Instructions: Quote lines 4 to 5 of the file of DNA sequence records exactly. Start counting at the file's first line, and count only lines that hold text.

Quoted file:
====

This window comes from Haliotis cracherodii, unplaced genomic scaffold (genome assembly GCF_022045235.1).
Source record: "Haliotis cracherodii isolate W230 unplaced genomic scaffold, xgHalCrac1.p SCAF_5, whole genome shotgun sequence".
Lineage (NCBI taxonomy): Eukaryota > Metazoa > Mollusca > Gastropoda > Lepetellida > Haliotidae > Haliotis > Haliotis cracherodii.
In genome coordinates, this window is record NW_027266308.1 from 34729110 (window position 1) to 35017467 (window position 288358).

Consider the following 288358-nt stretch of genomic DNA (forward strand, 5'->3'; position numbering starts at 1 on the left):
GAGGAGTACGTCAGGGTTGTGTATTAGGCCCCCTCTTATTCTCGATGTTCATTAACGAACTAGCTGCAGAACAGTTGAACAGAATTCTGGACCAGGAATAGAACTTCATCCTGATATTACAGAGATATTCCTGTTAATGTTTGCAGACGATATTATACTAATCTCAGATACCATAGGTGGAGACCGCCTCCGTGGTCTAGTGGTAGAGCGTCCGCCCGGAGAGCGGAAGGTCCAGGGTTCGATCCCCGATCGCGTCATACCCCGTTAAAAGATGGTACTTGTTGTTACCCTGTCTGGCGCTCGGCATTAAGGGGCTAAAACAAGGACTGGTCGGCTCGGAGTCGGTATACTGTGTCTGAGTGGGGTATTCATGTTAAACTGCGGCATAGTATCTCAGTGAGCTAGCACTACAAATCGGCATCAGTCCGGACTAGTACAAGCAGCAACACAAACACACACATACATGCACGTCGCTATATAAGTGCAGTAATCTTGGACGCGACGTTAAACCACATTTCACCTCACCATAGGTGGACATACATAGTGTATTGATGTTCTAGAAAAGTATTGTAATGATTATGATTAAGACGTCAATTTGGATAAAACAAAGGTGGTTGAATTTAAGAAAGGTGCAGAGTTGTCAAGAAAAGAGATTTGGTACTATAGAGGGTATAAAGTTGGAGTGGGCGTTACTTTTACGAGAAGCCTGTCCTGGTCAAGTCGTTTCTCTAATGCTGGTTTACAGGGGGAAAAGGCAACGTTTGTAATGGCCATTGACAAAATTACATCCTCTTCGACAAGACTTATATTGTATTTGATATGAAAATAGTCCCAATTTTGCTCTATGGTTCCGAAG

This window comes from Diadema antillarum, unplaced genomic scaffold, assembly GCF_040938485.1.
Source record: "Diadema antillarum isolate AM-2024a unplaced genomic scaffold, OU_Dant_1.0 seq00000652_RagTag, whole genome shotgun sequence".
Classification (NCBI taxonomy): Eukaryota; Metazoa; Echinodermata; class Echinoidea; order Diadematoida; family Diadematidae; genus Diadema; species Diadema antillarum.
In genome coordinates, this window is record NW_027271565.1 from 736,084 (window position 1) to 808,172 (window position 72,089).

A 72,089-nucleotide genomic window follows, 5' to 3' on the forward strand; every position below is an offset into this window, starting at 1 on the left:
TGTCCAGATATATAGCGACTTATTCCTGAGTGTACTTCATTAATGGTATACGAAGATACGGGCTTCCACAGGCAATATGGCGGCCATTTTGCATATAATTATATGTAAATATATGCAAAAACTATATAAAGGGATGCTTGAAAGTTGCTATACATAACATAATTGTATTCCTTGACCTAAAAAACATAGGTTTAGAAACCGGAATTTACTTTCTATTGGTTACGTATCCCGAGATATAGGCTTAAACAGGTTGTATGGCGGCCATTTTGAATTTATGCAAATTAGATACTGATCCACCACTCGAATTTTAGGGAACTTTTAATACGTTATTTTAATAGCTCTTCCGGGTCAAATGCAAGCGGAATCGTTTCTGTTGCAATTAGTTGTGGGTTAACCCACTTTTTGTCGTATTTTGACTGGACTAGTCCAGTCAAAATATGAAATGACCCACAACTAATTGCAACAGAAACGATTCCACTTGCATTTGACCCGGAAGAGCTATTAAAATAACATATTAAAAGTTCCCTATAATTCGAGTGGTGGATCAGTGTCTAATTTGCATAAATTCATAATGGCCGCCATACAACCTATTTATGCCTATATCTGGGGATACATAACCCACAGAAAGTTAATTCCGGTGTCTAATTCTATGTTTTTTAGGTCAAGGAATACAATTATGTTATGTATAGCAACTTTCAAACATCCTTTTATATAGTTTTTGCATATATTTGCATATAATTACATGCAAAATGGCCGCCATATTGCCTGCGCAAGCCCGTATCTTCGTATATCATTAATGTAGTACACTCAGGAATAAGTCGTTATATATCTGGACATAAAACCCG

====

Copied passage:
In genome coordinates, this window is record NW_027266308.1 from 34729110 (window position 1) to 35017467 (window position 288358).

Consider the following 288358-nt stretch of genomic DNA (forward strand, 5'->3'; position numbering starts at 1 on the left):